Canberra's coronavirus death toll has risen to six following two aged care deaths amid a daily high of 52 new infections.
The latest deaths were residents of the Calvary Haydon Retirement Community aged in their 80s. They had been receiving palliative care.
Of Friday's new infections, a source could be found for 40.
More than half were household contacts of existing cases and at least 31 spent part of their infectious period in the community.
Another 17 were in quarantine the whole time.
Among the cases is a worker at the ACT's Alexander Maconochie jail, which is in lockdown after a prisoner there tested positive last month.
Authorities are worried about Friday's case spike ahead of the lockdown lifting from October 15.
The previously daily case high was 32.
Authorities believe it is too early to say whether it is an indication of infections trending up.
The ACT is trying to suppress case numbers until more than 90 per cent of over-12s are fully vaccinated.
Federal data shows the ACT's double-dose rate is sitting around 64 per cent, while partial vaccinations have passed 90 per cent.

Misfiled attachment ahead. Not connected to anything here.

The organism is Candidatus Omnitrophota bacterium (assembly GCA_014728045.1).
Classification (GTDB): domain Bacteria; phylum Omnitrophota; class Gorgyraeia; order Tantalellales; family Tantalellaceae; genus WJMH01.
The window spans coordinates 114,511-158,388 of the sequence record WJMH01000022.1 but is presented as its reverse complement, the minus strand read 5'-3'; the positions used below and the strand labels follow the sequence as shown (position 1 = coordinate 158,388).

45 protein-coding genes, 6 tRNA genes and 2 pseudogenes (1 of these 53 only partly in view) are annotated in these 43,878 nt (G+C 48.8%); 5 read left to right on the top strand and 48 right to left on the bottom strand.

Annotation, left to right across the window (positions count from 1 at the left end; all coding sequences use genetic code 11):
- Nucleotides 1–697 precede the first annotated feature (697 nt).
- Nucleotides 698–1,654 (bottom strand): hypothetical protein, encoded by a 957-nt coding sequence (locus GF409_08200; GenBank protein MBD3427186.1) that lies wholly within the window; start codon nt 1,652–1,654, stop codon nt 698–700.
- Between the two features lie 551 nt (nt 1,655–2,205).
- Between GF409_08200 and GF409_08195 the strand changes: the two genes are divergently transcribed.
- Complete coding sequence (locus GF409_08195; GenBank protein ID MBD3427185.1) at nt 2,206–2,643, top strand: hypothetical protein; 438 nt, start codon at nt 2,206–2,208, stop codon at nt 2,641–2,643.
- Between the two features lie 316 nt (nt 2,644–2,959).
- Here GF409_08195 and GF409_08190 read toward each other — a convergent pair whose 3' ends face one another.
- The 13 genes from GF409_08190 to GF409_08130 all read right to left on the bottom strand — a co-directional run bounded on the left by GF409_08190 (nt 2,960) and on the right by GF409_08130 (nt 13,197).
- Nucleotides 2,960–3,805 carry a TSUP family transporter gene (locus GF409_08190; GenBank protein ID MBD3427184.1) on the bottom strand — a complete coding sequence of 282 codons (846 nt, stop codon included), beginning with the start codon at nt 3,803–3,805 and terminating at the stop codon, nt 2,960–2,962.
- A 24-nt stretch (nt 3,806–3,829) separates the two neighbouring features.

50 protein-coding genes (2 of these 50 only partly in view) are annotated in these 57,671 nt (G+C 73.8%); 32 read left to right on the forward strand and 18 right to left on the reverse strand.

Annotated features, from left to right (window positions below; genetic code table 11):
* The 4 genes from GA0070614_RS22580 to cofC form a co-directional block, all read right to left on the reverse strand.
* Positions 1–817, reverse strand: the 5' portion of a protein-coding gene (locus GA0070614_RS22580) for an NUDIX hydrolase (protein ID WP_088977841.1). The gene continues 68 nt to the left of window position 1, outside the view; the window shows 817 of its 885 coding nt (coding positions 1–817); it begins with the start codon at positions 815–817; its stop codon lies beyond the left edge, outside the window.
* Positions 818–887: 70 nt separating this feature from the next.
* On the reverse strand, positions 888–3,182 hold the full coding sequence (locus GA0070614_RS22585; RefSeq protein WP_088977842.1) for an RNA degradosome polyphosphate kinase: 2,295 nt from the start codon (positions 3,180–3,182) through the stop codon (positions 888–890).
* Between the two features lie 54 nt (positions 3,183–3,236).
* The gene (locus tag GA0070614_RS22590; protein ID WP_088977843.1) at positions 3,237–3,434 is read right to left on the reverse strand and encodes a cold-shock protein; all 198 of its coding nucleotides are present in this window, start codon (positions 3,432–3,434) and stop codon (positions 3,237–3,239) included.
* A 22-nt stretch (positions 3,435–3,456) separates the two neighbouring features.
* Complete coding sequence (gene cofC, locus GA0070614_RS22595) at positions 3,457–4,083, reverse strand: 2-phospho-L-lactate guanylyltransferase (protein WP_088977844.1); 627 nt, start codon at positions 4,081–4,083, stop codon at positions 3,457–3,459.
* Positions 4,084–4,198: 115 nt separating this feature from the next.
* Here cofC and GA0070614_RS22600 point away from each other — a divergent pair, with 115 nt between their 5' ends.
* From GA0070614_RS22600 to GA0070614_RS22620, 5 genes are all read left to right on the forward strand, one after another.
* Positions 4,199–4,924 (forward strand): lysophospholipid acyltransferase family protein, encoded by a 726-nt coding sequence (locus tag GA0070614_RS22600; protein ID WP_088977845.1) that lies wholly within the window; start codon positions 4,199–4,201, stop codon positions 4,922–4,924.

Chief Health Officer Kerryn Coleman hopes the ACT won't need to deviate from its reopening plan.
"All of that will play into next week's discussions. My aim is to leave the settings as we have announced moving forward," she told reporters.
Chief Minister Andrew Barr described Friday's figure as a shock and an important reminder the virus remained active in the community.
"When we get to higher vaccination rates and we start to further reduce our public health safety measures, daily case numbers like this will become the norm. We are not at that point yet," he said.
"I don't want to rule anything in or out based on one day's numbers. They're not good. They're not where we want them to be. But one day isn't a trend."
The ACT has 275 active infections, 11 of them in hospital including three in intensive care requiring ventilation.
Under relaxed restrictions, people can now have up to two visitors to their home.
Outdoor personal training and bootcamps can resume with up to two clients, while national parks and reserves have reopened.
Mr Barr said Canberrans should limit their interactions with other people.